Oldtime Baseball is one of those rare games that succeeds in spite of its many flaws. Born as a two-disk roster patch for Tony LaRussa Baseball III, Oldtime Baseball was later released as a stand-alone title using the Oldtime Baseball engine. |
Still primarily a roster extravaganza, OTB includes the rosters for all major league teams 1871-1981, including the National Association, The Federal League and the Players’ League. Like Earl Weaver and the other Tony LaRussa games, players’ historical statistics are compared to their colleagues to derive ratings in a variety of categories. The gameplay is identical to the Tony LaRussa games – easy, intuitive and deep. You get the usual Tony LaRussa quirks. There are a lot of long singles, nameless players, and few foul balls. The game comes with 16 oldtime stadiums, though modern stadiums can be imported from TLB 93.
The bad news first: 110 years of rosters has a lot of potential for error, and we should be thankful that the researchers did not make more mistakes. Still, the game shows a lot of signs of carelessness in compiling the rosters and ratings. There are no switch-hitters (no, not even Mantle. He is dubbed a right-hander like the rest), some players are given no defensive stats whatsoever (making them useless in the field) and if a player was traded mid-season, his stats for the first team are given to all his incarnations that year.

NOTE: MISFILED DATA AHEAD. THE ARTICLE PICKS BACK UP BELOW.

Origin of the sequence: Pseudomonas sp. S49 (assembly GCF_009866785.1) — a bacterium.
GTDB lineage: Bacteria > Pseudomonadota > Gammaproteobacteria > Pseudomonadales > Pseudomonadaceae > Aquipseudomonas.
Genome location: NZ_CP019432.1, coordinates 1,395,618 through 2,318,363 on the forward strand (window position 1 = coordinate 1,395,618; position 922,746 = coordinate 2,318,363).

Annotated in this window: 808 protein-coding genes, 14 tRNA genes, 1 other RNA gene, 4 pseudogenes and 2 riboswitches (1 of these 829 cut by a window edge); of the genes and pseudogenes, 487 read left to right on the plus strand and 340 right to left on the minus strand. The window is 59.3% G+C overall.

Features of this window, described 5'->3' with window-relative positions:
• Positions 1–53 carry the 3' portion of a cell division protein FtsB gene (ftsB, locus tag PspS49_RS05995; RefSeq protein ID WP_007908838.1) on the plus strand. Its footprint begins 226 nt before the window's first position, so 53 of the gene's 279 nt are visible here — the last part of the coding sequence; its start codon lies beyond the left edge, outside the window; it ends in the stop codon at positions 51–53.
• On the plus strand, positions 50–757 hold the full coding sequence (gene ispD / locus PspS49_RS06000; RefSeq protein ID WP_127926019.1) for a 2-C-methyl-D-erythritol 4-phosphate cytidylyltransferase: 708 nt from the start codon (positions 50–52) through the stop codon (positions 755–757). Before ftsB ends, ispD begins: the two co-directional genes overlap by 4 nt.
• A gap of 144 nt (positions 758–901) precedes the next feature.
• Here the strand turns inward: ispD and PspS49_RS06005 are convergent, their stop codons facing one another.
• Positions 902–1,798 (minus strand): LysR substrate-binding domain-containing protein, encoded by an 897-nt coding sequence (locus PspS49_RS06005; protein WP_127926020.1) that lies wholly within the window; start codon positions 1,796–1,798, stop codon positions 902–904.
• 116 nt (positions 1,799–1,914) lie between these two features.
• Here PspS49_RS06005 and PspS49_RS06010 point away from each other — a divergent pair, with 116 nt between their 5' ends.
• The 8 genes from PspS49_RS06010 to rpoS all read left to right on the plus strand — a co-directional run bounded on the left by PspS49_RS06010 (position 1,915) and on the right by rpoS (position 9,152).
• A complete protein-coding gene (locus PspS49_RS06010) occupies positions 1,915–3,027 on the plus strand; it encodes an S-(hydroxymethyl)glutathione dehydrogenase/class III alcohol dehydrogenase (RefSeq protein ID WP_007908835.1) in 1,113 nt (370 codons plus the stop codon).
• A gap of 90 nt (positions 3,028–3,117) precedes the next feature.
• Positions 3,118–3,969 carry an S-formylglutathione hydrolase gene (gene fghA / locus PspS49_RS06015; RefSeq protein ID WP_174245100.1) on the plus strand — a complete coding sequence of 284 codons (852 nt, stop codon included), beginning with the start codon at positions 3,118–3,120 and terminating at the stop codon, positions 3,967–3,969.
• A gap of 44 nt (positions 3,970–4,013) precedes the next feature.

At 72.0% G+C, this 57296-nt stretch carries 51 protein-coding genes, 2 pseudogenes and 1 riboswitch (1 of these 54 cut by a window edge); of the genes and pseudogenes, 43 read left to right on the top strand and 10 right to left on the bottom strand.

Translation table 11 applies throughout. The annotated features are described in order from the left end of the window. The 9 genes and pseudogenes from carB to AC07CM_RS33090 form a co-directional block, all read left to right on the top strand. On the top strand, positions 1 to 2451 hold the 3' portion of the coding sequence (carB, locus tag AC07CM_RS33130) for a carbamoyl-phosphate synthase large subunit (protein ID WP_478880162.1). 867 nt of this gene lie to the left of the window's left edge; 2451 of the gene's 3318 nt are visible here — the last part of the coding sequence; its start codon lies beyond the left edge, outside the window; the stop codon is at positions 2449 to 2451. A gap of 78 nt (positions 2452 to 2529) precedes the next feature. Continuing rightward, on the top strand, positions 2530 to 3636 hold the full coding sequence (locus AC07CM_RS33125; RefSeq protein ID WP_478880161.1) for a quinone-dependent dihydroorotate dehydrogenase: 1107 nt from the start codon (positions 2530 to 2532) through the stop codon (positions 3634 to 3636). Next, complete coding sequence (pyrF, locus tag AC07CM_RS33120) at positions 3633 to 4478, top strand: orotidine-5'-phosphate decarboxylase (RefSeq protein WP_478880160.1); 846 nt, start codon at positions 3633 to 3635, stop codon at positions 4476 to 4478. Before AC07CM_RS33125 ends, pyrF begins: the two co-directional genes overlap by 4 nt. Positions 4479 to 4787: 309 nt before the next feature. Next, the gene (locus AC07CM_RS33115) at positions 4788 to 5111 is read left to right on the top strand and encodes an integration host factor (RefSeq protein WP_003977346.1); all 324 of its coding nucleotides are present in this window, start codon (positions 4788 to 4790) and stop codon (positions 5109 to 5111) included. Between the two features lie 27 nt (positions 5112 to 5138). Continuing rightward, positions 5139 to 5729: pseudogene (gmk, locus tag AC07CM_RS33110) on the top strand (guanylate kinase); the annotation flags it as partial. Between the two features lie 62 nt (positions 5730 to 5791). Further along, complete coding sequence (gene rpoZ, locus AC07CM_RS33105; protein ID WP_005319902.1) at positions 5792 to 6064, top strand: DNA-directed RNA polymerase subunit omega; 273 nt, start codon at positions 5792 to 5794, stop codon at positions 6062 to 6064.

The thing that makes OTB stand out, besides the size of the roster database, is its Time Machine. Thanks the wonders of statistical analysis, you can play your game or season under the conditions of any historical season up to 1994. Want to make Babe Ruth play in the dead ball high point of 1906 or pitching heaven 1968? Do it. Want to try Cap Anson in homer happy 1950s or the offensive high point of 1930? Do it. The customization of leagues is easy enough for you to mix and match players from a number of leagues and periods. With each player normalized to his own era, the resulting numbers aren’t too strange, unlike the Earl Weaver games, which were dominated by the early teams in inter-era seasons.
The Time Machine isn’t perfect by any means. In another example of the lack of attention to detail, some years and eras play more realistically than others, and you get very different results in some seasons if you play through a year instead of simulating the whole thing. For example, the period 1975-1981, when simmed, is a pitcher’s paradise with few hitting over .320 or 20+ home runs. When played, the numbers are a little more accurate – though there are too many stolen bases in both cases. Popular seasons (1905, 1927, 1930, 1954, 1961, 1968) play very well, so they were probably play-tested to death. The nineteenth century is harder to judge, naturally.
I highly recommend this game in spite of its flaws because of the many possibilities. Any serious baseball history buff MUST have this game, and a casual fan will certainly learn a lot about the evolution of America’s National Pasttime.
Reviewed by: Porcius